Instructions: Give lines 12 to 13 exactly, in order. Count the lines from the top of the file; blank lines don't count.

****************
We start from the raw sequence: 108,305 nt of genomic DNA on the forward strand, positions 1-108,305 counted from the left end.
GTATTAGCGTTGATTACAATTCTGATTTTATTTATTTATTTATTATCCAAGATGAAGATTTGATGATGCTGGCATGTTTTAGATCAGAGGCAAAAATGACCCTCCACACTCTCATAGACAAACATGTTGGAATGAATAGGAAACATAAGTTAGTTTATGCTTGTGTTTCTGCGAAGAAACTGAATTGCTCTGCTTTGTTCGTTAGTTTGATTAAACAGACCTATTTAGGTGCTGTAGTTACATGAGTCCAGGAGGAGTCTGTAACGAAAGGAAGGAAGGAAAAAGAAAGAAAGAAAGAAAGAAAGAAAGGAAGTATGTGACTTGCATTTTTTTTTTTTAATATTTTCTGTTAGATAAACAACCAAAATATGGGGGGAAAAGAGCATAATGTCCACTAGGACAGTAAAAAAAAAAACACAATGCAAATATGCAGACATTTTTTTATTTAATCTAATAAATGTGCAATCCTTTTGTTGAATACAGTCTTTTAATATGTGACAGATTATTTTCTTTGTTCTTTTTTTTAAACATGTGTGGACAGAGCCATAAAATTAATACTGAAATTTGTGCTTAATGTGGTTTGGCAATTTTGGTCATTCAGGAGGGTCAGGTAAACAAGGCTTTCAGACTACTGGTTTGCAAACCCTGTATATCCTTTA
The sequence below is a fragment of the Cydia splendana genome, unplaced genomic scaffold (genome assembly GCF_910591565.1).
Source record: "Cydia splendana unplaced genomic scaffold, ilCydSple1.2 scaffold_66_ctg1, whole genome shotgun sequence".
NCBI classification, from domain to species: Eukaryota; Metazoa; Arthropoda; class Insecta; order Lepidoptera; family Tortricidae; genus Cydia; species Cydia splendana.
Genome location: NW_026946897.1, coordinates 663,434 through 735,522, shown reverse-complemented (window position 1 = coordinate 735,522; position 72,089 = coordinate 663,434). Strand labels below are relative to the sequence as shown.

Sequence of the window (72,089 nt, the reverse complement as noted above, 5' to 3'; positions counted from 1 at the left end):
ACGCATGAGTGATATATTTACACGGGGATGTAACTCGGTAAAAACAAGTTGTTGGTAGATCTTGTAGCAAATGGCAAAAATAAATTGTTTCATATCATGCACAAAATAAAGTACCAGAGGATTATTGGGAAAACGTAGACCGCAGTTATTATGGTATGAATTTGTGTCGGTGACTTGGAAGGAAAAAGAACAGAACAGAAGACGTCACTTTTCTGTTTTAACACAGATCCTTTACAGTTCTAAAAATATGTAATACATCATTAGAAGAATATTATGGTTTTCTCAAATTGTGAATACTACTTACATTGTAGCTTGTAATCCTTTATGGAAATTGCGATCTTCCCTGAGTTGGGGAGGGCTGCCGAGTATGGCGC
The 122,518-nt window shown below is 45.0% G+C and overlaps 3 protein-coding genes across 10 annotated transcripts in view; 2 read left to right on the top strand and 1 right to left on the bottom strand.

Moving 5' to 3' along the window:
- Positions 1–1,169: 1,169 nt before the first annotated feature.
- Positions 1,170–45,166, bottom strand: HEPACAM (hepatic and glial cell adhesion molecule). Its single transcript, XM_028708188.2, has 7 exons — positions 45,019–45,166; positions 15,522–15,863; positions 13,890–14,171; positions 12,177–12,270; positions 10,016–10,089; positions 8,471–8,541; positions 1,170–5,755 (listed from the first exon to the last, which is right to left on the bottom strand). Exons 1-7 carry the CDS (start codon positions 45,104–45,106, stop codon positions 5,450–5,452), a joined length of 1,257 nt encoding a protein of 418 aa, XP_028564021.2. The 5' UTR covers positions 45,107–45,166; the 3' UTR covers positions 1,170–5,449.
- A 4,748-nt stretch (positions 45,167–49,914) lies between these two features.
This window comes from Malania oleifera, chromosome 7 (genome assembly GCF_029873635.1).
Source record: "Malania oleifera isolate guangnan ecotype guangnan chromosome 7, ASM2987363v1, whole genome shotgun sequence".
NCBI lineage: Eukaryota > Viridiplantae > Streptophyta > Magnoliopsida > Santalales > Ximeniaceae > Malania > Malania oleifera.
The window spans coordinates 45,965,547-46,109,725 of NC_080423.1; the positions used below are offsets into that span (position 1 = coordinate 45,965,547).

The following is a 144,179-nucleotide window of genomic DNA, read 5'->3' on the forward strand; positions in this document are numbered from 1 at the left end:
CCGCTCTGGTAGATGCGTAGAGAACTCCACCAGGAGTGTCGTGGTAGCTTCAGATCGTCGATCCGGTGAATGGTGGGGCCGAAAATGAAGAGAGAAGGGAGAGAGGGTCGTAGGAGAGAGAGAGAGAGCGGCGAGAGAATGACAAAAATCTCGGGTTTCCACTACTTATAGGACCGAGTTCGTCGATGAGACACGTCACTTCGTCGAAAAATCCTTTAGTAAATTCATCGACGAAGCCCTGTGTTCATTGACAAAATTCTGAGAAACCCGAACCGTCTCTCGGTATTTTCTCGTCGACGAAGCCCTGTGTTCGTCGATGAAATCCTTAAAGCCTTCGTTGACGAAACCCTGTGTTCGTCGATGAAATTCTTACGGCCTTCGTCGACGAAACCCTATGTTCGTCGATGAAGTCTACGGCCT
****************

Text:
- Positions 1,170–45,166, bottom strand: HEPACAM (hepatic and glial cell adhesion molecule). Its single transcript, XM_028708188.2, has 7 exons — positions 45,019–45,166; positions 15,522–15,863; positions 13,890–14,171; positions 12,177–12,270; positions 10,016–10,089; positions 8,471–8,541; positions 1,170–5,755 (listed from the first exon to the last, which is right to left on the bottom strand). Exons 1-7 carry the CDS (start codon positions 45,104–45,106, stop codon positions 5,450–5,452), a joined length of 1,257 nt encoding a protein of 418 aa, XP_028564021.2. The 5' UTR covers positions 45,107–45,166; the 3' UTR covers positions 1,170–5,449.
- A 4,748-nt stretch (positions 45,167–49,914) lies between these two features.